This exhibition includes examples of his early work – accomplished realism with just enough sense of drama to give the work a contemporary sensibility. The intense, large-eyed gaze of his subjects, for example, has a slightly frightening effect.

Feaver makes a persuasive case that Freud’s work is always autobiographical — and not just because he sometimes paints self-portraits, nude (1993’s “Painter Working, Reflection”) or clothed (the new “Self Portrait, Reflection,” in which the veins seem ready to burst out of his hand). He doesn’t accept commissions and only paints from life using models.

“He can’t work from anything but what’s in front of him, and he only paints what interests him,” Feaver says. “Everything else follows from that. And he paints people that are prepared to sit for him and are, to his mind, people with a bit of an inner life that interests him. They can sit still for a long time without looking like dummies.”

This well-organized, uncluttered show reveals how Freud began to find his great strength – his patience to stay working on a single painting as if painstakingly exploring a rugged, uncharted shore – in the early 1950s. His large 1951 oil painting, “Interior at Paddington,” features a young man in a creased olive trench coat, holding a cigarette and looking away from us, standing behind a large potted plant. Remarkably, both seem equally mysterious and inscrutable, yet compelling.

To like Freud’s work is to be intrigued by the mysteries inherent in his subjects. With time and age, he has gotten better at conveying those mysteries. The 1988-89 “Standing by the Rags” shows how he can imbue a female nude portrait with a sense of movement. And his new “David Hockney” portrait, while a relatively small work, shows that age hasn’t rendered Freud any less unsentimental in depicting subjects.

As good a painter as Freud is, and as heralded as he is in Britain, his work still is relatively unfamiliar to the American public. (However, he’s much in demand among American collectors.) True, he’s not user-friendly; his work isn’t superficially complimentary.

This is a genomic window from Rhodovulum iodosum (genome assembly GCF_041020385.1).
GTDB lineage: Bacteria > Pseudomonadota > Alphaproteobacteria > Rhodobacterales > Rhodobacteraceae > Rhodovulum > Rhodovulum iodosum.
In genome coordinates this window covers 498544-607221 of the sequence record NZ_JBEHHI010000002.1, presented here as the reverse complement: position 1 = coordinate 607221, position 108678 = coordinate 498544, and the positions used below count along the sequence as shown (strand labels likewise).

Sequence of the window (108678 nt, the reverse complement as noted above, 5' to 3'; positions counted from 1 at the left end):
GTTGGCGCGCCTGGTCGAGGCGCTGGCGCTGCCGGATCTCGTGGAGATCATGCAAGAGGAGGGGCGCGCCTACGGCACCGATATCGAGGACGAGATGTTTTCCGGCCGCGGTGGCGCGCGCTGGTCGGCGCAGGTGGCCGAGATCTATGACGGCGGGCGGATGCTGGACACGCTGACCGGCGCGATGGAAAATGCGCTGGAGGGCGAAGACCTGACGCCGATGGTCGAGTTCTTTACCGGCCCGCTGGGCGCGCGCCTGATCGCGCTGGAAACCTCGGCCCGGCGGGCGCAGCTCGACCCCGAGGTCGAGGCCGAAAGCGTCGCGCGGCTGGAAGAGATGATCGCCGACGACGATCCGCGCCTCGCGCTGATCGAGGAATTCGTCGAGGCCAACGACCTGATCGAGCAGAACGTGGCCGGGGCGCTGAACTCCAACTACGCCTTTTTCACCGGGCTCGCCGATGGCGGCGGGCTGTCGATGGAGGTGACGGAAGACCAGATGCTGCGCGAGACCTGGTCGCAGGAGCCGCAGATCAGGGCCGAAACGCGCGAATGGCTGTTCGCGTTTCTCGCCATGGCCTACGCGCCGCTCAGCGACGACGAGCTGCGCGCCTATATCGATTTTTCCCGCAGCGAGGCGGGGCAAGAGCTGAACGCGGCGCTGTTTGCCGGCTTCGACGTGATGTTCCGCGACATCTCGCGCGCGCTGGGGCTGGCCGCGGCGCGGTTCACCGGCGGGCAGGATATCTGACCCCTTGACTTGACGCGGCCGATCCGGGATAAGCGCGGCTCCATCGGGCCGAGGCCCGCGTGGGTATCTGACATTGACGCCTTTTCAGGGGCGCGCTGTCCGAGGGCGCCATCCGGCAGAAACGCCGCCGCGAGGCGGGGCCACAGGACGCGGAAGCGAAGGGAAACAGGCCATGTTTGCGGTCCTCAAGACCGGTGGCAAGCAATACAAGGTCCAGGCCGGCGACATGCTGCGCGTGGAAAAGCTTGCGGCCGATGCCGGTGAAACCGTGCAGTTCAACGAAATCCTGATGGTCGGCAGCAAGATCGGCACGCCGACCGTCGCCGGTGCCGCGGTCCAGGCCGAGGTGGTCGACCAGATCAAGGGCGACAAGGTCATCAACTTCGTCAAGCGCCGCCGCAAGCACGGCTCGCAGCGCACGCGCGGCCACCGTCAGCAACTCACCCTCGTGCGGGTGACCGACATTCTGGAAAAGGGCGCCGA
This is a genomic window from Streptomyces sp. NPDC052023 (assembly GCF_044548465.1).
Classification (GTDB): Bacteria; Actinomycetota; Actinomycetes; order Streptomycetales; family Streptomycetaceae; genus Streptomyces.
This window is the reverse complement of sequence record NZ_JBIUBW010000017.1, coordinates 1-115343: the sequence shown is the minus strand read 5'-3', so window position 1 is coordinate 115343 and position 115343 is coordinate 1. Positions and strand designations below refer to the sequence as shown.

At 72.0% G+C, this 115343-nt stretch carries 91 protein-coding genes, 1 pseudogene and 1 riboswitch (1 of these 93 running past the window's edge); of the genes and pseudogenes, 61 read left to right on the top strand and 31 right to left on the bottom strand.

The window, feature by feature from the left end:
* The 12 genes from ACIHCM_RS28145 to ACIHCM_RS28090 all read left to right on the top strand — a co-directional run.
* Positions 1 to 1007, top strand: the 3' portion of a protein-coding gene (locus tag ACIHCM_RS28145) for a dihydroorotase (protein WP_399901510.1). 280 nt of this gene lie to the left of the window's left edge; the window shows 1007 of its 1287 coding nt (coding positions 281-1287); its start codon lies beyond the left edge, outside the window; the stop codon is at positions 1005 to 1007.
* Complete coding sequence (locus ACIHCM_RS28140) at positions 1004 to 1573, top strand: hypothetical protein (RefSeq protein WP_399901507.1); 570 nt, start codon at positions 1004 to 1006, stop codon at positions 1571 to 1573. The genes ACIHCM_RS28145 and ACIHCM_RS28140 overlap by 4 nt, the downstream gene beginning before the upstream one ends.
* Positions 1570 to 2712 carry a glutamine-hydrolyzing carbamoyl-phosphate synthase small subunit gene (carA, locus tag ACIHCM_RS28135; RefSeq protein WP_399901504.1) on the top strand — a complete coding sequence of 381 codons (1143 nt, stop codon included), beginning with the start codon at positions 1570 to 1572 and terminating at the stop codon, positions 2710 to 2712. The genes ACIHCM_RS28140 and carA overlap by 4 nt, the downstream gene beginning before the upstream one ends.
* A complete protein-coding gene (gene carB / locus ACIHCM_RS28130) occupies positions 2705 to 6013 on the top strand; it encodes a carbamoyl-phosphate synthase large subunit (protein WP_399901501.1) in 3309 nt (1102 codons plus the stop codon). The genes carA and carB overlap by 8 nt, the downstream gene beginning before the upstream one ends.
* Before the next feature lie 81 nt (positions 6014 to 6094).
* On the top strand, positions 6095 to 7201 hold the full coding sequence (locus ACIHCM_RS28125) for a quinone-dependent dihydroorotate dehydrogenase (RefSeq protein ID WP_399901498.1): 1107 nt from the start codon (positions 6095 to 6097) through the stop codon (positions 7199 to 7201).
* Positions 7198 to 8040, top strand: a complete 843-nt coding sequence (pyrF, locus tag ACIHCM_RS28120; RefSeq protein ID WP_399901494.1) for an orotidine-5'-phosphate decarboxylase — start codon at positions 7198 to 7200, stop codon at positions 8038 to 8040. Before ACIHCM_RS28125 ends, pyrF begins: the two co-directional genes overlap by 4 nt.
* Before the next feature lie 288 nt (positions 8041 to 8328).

But also, he and other heralded post-war British painters like the late Francis Bacon and Frank Auerbach (there are Freud portraits of both in the show), worked outside the fame and celebrity of art-related American popular culture in the 1950s and 1960s.

Freud isn’t an abstract expressionist like Jackson Pollock or a pop artist like Andy Warhol. He never declared painting dead. Rather, he’s kept working steadily at portraiture and realism.

“We’re incredibly conventional about believing that there’s a progression to contemporary art,” Feaver says. “But all the great figures are oddballs, and they don’t fit into any progression. Great artists, like great poets, always stand on their own two feet with a few acolytes and friends to admire them. It takes a generation for them to start fitting in.”


Where: The Museum of Contemporary Art at California Plaza, 250 S. Grand Ave., Los Angeles.

When: Hours are 11 a.m. to 5 p.m. Tuesday through Sunday, 11 a.m. to 8 p.m.; Thursday through May 25. Closed Mondays.

Tickets: $8 adults, $5 students, 12 and under free. Call (213) 621-2766 or visit